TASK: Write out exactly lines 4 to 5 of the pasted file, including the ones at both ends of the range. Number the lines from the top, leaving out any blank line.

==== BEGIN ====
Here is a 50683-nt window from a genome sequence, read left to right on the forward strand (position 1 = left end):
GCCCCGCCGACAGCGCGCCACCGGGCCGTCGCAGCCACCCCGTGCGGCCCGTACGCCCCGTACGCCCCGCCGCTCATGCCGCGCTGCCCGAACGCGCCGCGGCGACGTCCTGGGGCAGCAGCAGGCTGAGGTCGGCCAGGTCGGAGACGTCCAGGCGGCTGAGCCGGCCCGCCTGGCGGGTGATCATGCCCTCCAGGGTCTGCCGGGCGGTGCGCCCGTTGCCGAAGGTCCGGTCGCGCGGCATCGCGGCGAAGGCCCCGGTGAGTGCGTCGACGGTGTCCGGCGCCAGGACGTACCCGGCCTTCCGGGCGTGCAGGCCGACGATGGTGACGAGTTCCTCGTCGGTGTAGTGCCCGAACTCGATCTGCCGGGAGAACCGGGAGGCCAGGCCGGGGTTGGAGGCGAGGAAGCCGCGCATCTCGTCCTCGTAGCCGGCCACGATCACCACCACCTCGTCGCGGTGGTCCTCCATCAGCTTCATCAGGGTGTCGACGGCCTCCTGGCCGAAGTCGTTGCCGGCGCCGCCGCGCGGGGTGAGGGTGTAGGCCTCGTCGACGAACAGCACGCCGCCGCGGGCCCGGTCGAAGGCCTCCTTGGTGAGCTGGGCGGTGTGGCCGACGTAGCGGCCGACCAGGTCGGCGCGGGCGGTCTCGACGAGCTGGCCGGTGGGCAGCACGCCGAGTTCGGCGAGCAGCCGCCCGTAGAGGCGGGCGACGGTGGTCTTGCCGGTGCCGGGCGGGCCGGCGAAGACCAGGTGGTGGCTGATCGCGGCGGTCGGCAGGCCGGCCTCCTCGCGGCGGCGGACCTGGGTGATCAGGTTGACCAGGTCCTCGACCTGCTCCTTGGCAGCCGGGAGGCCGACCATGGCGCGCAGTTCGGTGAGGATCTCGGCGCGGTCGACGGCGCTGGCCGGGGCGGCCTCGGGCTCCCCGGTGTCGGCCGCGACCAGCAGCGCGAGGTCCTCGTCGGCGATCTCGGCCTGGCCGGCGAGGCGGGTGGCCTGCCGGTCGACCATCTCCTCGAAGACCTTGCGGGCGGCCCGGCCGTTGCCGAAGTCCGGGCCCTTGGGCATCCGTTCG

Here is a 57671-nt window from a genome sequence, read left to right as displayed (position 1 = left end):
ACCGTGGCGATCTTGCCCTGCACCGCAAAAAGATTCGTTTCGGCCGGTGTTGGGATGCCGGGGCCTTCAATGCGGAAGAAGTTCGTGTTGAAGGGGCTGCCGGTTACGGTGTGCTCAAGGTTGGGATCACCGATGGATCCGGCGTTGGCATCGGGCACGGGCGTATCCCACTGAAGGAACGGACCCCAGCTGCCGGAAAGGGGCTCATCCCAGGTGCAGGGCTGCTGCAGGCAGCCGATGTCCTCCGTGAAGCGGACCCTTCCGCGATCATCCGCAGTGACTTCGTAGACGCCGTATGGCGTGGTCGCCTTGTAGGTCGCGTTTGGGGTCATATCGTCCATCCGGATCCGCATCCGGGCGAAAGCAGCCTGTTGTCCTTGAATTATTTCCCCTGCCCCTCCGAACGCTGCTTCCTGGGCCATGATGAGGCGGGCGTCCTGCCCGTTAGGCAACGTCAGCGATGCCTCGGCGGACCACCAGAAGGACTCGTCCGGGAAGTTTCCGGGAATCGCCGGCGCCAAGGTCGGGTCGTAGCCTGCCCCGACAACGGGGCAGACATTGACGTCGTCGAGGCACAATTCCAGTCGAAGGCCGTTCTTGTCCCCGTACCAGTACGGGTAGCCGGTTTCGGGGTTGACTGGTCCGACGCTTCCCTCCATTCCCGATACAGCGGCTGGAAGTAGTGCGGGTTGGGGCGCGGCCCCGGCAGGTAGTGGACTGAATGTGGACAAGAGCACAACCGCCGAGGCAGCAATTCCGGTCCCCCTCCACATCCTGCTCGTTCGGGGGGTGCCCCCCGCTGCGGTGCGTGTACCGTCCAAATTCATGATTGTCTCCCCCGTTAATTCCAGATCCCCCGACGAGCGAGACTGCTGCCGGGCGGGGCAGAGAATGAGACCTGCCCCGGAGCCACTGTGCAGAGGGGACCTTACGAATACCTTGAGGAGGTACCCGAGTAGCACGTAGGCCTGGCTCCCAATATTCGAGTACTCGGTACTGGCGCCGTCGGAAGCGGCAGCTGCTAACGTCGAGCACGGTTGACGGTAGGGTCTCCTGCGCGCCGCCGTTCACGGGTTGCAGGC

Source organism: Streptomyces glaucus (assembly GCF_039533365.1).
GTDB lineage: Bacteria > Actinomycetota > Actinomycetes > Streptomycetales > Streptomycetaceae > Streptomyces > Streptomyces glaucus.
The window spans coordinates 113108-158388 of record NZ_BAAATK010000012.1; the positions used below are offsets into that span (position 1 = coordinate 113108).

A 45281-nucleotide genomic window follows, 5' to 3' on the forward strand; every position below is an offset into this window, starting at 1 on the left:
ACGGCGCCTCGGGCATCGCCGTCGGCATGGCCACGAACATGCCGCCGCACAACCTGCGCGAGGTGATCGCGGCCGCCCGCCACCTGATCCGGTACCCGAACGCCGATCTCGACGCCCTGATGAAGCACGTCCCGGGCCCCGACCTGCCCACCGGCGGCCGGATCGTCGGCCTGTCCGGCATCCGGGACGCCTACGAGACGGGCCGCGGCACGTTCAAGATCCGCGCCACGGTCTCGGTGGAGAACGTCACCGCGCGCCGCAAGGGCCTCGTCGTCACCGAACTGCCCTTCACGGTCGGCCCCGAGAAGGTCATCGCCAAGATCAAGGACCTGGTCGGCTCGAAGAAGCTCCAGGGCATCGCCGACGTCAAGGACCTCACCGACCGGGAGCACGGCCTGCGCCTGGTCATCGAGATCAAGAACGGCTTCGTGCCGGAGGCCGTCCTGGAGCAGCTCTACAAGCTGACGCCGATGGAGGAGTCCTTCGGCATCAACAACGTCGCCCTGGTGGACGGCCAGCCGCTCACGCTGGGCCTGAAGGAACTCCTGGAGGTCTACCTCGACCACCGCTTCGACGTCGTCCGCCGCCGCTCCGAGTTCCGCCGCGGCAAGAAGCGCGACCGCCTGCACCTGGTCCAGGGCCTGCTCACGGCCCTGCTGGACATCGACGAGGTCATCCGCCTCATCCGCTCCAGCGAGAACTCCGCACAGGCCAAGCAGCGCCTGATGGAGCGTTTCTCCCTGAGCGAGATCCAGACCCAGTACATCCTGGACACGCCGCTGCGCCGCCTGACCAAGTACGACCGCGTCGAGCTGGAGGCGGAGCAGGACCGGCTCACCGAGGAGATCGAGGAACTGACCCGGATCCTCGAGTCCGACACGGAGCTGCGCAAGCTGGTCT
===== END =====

ACCGTGGCGATCTTGCCCTGCACCGCAAAAAGATTCGTTTCGGCCGGTGTTGGGATGCCGGGGCCTTCAATGCGGAAGAAGTTCGTGTTGAAGGGGCTGCCGGTTACGGTGTGCTCAAGGTTGGGATCACCGATGGATCCGGCGTTGGCATCGGGCACGGGCGTATCCCACTGAAGGAACGGACCCCAGCTGCCGGAAAGGGGCTCATCCCAGGTGCAGGGCTGCTGCAGGCAGCCGATGTCCTCCGTGAAGCGGACCCTTCCGCGATCATCCGCAGTGACTTCGTAGACGCCGTATGGCGTGGTCGCCTTGTAGGTCGCGTTTGGGGTCATATCGTCCATCCGGATCCGCATCCGGGCGAAAGCAGCCTGTTGTCCTTGAATTATTTCCCCTGCCCCTCCGAACGCTGCTTCCTGGGCCATGATGAGGCGGGCGTCCTGCCCGTTAGGCAACGTCAGCGATGCCTCGGCGGACCACCAGAAGGACTCGTCCGGGAAGTTTCCGGGAATCGCCGGCGCCAAGGTCGGGTCGTAGCCTGCCCCGACAACGGGGCAGACATTGACGTCGTCGAGGCACAATTCCAGTCGAAGGCCGTTCTTGTCCCCGTACCAGTACGGGTAGCCGGTTTCGGGGTTGACTGGTCCGACGCTTCCCTCCATTCCCGATACAGCGGCTGGAAGTAGTGCGGGTTGGGGCGCGGCCCCGGCAGGTAGTGGACTGAATGTGGACAAGAGCACAACCGCCGAGGCAGCAATTCCGGTCCCCCTCCACATCCTGCTCGTTCGGGGGGTGCCCCCCGCTGCGGTGCGTGTACCGTCCAAATTCATGATTGTCTCCCCCGTTAATTCCAGATCCCCCGACGAGCGAGACTGCTGCCGGGCGGGGCAGAGAATGAGACCTGCCCCGGAGCCACTGTGCAGAGGGGACCTTACGAATACCTTGAGGAGGTACCCGAGTAGCACGTAGGCCTGGCTCCCAATATTCGAGTACTCGGTACTGGCGCCGTCGGAAGCGGCAGCTGCTAACGTCGAGCACGGTTGACGGTAGGGTCTCCTGCGCGCCGCCGTTCACGGGTTGCAGGC

Source organism: Streptomyces glaucus (assembly GCF_039533365.1).